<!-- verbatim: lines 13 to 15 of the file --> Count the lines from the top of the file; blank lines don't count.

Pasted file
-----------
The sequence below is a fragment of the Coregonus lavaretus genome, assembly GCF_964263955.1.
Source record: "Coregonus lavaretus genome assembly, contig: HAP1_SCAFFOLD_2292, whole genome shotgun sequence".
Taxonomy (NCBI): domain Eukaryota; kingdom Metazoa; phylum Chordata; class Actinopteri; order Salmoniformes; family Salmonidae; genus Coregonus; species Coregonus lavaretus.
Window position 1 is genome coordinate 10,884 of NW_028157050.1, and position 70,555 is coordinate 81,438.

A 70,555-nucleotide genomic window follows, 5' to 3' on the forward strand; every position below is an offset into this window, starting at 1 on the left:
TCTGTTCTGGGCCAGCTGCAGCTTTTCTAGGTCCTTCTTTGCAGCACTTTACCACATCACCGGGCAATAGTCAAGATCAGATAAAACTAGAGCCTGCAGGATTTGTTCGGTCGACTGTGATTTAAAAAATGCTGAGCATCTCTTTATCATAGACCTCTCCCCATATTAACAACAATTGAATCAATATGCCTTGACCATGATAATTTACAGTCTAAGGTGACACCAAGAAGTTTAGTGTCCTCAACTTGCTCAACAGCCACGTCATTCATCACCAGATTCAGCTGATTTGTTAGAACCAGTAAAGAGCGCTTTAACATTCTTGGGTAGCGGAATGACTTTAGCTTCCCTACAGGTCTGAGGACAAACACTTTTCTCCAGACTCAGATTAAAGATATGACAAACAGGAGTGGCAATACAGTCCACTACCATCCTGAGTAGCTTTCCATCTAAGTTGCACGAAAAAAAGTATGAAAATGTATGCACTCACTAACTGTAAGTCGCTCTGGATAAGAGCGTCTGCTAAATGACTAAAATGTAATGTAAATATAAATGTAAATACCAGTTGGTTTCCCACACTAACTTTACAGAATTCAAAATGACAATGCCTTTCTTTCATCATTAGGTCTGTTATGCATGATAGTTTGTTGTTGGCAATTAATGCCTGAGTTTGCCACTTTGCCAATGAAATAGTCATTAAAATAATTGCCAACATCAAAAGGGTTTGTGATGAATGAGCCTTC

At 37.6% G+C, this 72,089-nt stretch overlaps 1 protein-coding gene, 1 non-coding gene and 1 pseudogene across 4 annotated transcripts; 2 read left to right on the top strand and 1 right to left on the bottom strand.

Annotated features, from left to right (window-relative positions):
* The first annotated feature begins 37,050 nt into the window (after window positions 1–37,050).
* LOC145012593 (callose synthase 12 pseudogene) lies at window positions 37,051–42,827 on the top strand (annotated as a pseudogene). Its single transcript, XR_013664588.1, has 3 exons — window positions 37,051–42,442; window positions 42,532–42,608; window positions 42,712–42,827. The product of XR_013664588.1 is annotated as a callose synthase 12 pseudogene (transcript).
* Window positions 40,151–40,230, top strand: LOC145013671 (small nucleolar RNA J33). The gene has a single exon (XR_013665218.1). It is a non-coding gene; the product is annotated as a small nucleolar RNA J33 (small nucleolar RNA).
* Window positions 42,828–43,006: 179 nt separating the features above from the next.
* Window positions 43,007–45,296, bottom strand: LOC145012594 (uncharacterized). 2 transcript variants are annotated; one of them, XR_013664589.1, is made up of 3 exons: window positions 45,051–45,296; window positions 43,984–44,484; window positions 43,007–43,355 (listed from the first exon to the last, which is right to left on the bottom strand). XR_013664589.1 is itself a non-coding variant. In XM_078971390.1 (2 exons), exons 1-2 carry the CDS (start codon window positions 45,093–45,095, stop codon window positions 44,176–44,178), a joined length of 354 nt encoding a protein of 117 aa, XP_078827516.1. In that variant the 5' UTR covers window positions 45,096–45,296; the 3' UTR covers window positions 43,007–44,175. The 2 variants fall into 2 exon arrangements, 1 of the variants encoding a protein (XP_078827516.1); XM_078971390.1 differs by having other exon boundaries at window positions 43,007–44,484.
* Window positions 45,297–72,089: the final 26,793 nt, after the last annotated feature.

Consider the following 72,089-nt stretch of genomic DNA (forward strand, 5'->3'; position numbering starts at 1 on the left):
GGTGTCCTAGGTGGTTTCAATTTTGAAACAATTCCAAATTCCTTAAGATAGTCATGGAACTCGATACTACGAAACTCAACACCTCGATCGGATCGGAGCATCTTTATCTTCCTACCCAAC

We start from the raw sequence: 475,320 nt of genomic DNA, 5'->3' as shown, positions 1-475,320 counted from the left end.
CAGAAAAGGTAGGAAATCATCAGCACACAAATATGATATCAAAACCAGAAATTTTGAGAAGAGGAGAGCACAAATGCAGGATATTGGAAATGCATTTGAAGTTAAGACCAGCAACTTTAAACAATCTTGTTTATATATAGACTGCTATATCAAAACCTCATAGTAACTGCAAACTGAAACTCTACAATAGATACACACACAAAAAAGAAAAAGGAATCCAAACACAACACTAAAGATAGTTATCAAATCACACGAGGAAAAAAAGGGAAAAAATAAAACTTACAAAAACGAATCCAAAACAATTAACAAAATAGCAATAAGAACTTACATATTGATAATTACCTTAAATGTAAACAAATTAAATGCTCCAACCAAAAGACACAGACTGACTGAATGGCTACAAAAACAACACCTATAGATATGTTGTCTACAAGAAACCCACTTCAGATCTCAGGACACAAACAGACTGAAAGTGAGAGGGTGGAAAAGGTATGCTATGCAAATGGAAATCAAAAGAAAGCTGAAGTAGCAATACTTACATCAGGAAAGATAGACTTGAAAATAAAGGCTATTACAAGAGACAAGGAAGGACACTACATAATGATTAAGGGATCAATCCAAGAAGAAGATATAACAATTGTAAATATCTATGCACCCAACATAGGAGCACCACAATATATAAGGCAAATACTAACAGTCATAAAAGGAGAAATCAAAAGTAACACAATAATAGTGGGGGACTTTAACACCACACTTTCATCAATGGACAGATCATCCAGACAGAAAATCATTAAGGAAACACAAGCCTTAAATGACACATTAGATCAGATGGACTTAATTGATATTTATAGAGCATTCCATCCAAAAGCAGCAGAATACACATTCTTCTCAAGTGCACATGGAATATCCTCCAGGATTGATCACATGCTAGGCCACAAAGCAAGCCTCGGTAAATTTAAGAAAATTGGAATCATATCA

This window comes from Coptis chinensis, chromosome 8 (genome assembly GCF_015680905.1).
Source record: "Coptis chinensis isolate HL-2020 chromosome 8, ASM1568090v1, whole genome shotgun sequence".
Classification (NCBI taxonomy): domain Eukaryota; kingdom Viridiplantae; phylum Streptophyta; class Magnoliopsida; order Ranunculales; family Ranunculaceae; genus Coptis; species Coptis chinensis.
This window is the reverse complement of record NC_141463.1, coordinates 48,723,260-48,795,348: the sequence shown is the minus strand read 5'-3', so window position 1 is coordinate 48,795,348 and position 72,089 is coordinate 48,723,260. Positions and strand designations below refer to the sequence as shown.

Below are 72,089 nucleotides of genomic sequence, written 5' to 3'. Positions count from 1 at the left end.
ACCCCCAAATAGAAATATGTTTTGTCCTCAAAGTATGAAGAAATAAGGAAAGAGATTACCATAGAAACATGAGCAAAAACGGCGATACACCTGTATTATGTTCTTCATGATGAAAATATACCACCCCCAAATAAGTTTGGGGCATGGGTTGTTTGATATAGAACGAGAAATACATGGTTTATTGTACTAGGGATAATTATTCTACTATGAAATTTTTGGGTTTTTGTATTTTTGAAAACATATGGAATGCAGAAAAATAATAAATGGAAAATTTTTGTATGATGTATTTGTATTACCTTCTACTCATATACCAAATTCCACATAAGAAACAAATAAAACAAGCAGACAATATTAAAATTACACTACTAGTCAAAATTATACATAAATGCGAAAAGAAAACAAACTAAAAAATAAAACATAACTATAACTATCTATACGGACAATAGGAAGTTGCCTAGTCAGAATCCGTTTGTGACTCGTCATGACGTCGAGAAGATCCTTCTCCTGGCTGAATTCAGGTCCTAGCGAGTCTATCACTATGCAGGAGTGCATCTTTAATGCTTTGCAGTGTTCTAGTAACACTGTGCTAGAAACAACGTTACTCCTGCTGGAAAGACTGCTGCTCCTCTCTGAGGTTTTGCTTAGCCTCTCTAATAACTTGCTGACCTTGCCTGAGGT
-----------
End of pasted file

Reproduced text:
* Window positions 43,007–45,296, bottom strand: LOC145012594 (uncharacterized). 2 transcript variants are annotated; one of them, XR_013664589.1, is made up of 3 exons: window positions 45,051–45,296; window positions 43,984–44,484; window positions 43,007–43,355 (listed from the first exon to the last, which is right to left on the bottom strand). XR_013664589.1 is itself a non-coding variant. In XM_078971390.1 (2 exons), exons 1-2 carry the CDS (start codon window positions 45,093–45,095, stop codon window positions 44,176–44,178), a joined length of 354 nt encoding a protein of 117 aa, XP_078827516.1. In that variant the 5' UTR covers window positions 45,096–45,296; the 3' UTR covers window positions 43,007–44,175. The 2 variants fall into 2 exon arrangements, 1 of the variants encoding a protein (XP_078827516.1); XM_078971390.1 differs by having other exon boundaries at window positions 43,007–44,484.
* Window positions 45,297–72,089: the final 26,793 nt, after the last annotated feature.

Consider the following 72,089-nt stretch of genomic DNA (forward strand, 5'->3'; position numbering starts at 1 on the left):